Shannon advocates that a healthier alternative is for survivors to move forward into their recovery, allowing the responsibility for the harm done to remain firmly planted with the abuser”.
6. Forgiving yourself should be the first priority
When I left my ex, my spiritual mentor Val told me, “In the end, it all comes back to forgiving yourself”.
That was a knee-jerk moment that encapsulated everything I’d suspected. I needed to take care of myself first-and-foremost.
Val says, “Nothing matters until you forgive yourself in the first place. In a toxic relationship, we are harshest with ourselves. We blame ourselves for getting into the relationship, and if we keep repeating this, we blame ourselves even more. The one true person we need to forgive is ourselves. Think about it this way, when we forgive, we are not releasing the burden upon the other person, but which we put upon ourselves.”
Indeed, narcissistic relationships are a house of mirrors. If you’ve run into one, chances you’ve run into more in your workplace, friendships and family. And when we berate ourselves for being involved with narcissists repeatedly, we do not have the capacity to love ourselves.
As I tell my clients, self-love is the ultimate narcissist repellant.
7. Know you’re not stupid for getting involved
I often get letters from women saying, “I am an educated person, I’m a doctor/psychiatrist/lawyer who graduated summa cum laude, and I still feel so stupid for being fooled.”
The truth is, your background makes you more attractive to the narcissist because he can parade you around as his trophy. He has spent his whole life conning people and has therefore perfected his art. You didn’t walk around looking out for people who would con you. You didn’t ask to be conned, either. So above all, the most important thing you can do is forgive yourself.
8. Not forgetting doesn’t make you a bad person
Do you remember the last time you fell sick after eating something? Chances are, you’ve become averse to that type of food. Our bodies pair the food with “danger” after an illness in order to protect ourselves from being hurt again. It’s instinctual. So even if you’ve healed from your trauma, and even if you’ve forgiven your abuser, it doesn’t mean you should forget.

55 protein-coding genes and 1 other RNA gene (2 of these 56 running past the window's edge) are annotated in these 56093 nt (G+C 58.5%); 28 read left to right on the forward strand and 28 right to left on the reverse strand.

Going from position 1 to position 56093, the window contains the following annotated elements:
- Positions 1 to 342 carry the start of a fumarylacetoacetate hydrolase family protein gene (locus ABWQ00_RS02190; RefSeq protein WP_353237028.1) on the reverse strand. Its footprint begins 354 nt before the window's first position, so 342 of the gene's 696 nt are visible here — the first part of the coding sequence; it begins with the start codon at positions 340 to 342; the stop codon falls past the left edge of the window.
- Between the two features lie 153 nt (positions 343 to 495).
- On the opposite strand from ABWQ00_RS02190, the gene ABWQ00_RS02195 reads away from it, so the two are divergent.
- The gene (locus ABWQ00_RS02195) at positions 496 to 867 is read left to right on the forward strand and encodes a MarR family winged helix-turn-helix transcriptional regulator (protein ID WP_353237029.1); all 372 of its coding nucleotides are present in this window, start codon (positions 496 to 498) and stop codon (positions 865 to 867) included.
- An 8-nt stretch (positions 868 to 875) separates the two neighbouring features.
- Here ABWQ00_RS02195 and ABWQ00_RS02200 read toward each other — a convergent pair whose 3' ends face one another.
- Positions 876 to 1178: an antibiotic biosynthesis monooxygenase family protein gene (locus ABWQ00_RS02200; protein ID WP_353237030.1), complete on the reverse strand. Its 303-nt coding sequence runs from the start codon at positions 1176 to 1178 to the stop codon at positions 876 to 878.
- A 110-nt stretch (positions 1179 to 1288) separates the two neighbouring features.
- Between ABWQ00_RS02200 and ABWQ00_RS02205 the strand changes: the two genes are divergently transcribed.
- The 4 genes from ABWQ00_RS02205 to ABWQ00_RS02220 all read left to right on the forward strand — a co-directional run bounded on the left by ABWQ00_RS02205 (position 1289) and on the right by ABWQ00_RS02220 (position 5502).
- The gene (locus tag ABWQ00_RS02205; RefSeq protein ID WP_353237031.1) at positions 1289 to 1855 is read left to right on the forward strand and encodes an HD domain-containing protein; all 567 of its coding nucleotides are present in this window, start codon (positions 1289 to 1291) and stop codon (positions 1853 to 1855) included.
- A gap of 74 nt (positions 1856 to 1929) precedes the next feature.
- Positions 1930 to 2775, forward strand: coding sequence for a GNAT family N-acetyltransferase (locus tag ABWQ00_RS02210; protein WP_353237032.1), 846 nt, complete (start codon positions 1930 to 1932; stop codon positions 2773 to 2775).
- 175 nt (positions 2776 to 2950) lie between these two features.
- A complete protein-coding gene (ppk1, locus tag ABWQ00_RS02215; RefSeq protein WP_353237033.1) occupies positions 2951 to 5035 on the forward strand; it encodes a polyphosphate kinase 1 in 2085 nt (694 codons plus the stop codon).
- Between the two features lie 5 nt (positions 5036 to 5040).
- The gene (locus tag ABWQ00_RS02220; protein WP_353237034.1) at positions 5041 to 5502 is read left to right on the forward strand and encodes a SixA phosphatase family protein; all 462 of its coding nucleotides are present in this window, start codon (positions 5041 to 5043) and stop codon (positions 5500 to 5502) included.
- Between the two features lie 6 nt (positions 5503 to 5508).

Remembering helps you recognize the red flags that led you into that relationship in the first place. It also helps you to celebrate how far you’ve come. Not forgetting simply makes you a wiser person. In spiritual settings, too, sometimes we conflate discernment with being negative.
But here's the truth: Discernment is wisdom, and wisdom makes us stronger, better people.
9. You need to heal
Jonathan says, most people cling to the abuse and generate paranoia for themselves. He calls this the second wound. The first wound, the abuse, is something we cannot help.
But the second one is one that we can cure.
He advocates getting to a profound acceptance for what has occurred, to have an understanding of why the narcissist did what they did.
When our minds have a narrative, we make meaning of things, and it is easier to attain closure.
A narrative that can give us a sense of control, that we did our best, is key. If we can acknowledge that what happened was a bad thing, but it has happened, it helps us to move on.
But what about if we feel we didn’t do our best?
Jonathan explains that the fact that you’ve survived this long shows that there’s something inside you that’s protected you. Therefore, find that inner protector inside yourself, so you can get past the shame and heal from the abuse you’ve experienced.